Dr. Lora Giangregorio wins Osteoporosis Canada’s Lindsey Fraser award

Osteoporosis Canada’s Scientific Advisory Consultants and Osteoporosis Canada would like announce this year’s Lindy Fraser Award winner as chosen by the members of the SAC.  

Osteoporosis Canada established this award in 1993 to recognize individuals who have made an outstanding contribution to the field of osteoporosis research and education in Canada. The award is named in honour of Lindy Fraser, who in 1981 at the age of 87, started the first self help group for people with osteoporosis.  She herself was an inspiration to others as she shared her struggle to get out of bed, into a wheelchair, then to walk again with a cane.  In 1982, she answered a call from a small group in Toronto to take part in the first national symposium on osteoporosis.  That appearance was the spark that gave rise to Osteoporosis Canada.   

This year’s award winner has shown immeasurable dedication and determination in the collaborative effort to achieve the common vision of Canada without osteoporotic fractures. Osteoporosis Canada is happy to recognize Dr. Lora Giangregorio as the 2016 Lindy Fraser Award Winner. 

Lora is an Associate Professor in the Department of Kinesiology with the University of Waterloo. She is a Canadian Institutes of Health Research New Investigator (2011-2016).  Lora’s research centres on improving the capacity of health care providers to assess and treat osteoporosis, with a particular focus on the importance of physical activity for a healthy skeleton. Key research areas include examining bone health in groups at high risk of fracture, such as individuals with spinal cord injury, and studying the efficacy of exercise interventions on factors related to fracture risk in individuals at risk of fracture. Example studies include a multicentre randomized controlled trial of home exercise in women with osteoporotic spine fractures, and the “Too Fit To Fracture” initiative, aimed at developing exercise and physical activity recommendations for individuals with osteoporosis with or without vertebral fractures.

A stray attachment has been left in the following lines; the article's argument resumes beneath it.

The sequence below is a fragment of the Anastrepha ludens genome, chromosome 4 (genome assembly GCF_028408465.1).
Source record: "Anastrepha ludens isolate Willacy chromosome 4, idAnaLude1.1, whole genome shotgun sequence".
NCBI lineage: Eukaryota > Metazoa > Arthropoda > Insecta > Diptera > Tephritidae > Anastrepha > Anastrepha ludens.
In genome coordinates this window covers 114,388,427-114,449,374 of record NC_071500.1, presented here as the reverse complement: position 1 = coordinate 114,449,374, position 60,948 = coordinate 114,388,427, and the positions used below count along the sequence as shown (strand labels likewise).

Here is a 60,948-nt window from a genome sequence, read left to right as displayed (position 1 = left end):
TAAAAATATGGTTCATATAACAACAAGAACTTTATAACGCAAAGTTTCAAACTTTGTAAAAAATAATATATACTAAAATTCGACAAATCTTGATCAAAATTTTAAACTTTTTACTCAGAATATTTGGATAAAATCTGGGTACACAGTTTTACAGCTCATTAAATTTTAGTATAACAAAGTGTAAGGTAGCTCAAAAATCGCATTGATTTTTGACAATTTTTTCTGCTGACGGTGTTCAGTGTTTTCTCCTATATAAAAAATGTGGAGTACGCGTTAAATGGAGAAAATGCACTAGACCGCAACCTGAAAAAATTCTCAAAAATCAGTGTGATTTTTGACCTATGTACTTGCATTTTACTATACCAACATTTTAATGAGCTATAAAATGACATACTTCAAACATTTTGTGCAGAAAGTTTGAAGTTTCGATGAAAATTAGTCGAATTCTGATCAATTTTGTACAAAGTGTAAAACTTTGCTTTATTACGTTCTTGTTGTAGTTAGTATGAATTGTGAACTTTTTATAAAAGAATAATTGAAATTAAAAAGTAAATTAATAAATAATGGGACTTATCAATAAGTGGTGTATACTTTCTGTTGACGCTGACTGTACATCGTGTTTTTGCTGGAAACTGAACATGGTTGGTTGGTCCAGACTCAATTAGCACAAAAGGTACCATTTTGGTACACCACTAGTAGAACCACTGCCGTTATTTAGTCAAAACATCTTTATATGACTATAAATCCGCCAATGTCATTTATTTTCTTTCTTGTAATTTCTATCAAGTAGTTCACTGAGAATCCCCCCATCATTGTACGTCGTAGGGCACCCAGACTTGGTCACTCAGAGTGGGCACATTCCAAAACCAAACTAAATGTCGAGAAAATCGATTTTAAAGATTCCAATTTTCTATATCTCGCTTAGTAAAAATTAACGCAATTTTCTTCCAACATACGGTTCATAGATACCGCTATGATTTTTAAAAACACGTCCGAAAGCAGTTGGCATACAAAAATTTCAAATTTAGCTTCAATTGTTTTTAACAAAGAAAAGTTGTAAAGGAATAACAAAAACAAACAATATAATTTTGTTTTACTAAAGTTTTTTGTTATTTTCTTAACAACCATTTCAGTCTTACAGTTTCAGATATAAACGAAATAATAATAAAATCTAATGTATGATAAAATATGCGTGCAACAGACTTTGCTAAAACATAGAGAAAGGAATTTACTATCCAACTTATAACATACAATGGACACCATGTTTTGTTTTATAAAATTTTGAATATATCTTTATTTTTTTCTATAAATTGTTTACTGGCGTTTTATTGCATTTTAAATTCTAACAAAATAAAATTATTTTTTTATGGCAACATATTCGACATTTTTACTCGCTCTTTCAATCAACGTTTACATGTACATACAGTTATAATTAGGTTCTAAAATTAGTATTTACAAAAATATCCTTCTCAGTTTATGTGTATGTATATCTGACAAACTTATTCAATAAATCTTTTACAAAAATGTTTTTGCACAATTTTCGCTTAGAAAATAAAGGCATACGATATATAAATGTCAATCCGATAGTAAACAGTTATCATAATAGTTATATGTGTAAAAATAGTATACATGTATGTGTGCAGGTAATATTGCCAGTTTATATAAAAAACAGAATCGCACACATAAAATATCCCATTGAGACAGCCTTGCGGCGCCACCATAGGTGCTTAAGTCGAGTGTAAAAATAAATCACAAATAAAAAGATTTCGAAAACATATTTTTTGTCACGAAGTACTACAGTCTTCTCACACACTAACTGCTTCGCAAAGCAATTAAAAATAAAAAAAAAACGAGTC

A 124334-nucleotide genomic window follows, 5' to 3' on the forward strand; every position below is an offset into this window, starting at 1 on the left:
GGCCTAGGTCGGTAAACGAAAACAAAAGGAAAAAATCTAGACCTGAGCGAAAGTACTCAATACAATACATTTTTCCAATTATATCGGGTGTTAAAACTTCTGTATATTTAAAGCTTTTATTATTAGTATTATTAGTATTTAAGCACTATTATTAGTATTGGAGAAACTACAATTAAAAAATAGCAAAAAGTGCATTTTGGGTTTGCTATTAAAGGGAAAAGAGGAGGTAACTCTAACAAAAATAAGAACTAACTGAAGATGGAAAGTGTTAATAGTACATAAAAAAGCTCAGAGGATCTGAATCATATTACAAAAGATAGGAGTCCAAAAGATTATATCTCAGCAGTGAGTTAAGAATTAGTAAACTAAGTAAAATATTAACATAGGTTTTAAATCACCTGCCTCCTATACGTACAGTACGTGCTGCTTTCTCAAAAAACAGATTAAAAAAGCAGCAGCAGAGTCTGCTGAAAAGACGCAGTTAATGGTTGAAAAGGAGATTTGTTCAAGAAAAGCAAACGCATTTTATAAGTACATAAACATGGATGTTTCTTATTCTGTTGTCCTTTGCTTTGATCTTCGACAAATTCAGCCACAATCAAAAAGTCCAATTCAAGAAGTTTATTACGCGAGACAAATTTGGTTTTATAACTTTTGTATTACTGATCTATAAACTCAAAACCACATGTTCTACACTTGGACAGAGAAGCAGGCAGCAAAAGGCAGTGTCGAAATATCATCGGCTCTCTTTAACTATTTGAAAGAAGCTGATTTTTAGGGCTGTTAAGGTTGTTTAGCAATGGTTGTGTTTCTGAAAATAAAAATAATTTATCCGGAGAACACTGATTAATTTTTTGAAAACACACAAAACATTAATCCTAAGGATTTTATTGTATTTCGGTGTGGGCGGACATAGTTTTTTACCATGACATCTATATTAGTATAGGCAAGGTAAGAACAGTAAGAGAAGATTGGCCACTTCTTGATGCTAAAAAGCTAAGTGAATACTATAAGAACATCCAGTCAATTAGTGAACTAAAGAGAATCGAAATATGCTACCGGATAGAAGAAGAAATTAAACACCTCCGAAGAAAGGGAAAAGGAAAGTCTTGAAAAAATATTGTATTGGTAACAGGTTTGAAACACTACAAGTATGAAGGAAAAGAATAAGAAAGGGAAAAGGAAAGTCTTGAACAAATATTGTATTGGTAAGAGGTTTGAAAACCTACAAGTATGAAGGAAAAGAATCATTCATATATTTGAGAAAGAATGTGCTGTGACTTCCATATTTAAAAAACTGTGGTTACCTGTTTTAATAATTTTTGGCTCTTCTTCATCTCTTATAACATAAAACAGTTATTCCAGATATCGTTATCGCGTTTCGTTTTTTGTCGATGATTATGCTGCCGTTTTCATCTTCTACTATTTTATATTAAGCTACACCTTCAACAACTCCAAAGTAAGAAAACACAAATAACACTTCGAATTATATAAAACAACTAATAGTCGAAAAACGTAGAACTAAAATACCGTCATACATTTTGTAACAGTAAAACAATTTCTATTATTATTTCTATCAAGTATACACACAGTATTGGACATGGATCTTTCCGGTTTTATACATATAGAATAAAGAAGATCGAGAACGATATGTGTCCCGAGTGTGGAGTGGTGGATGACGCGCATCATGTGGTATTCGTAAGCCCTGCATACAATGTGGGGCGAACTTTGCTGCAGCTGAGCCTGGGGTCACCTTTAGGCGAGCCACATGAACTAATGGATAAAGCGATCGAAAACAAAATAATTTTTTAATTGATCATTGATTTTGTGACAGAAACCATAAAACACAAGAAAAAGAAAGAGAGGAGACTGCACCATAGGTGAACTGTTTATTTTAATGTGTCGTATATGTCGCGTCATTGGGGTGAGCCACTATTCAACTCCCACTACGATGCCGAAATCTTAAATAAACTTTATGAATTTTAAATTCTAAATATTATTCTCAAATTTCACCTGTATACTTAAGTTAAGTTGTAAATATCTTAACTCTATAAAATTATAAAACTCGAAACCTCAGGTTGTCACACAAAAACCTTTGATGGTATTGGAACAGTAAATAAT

Lora and her research team translate research into practice by liaising with government and not- for-profit organizations and linking with community-based programs. Her team contributed to the development of Osteoporosis Canada’s Bone FitTM exercise training program for healthcare professionals and to publications for the Canadian Osteoporosis Patient Network.

Recently, Lora was recognized with the prestigious Bloomberg Manulife Prize for the Promotion of Active Health. Dr. Giangregorio is the first woman, and only the second Canadian, to receive the prize in its five-year history. She is being recognized for her clinical research aimed at improving the management of osteoporosis through exercise as well as for her significant outreach efforts in promoting physical activity more broadly.

Congratulations Dr. Giangregorio!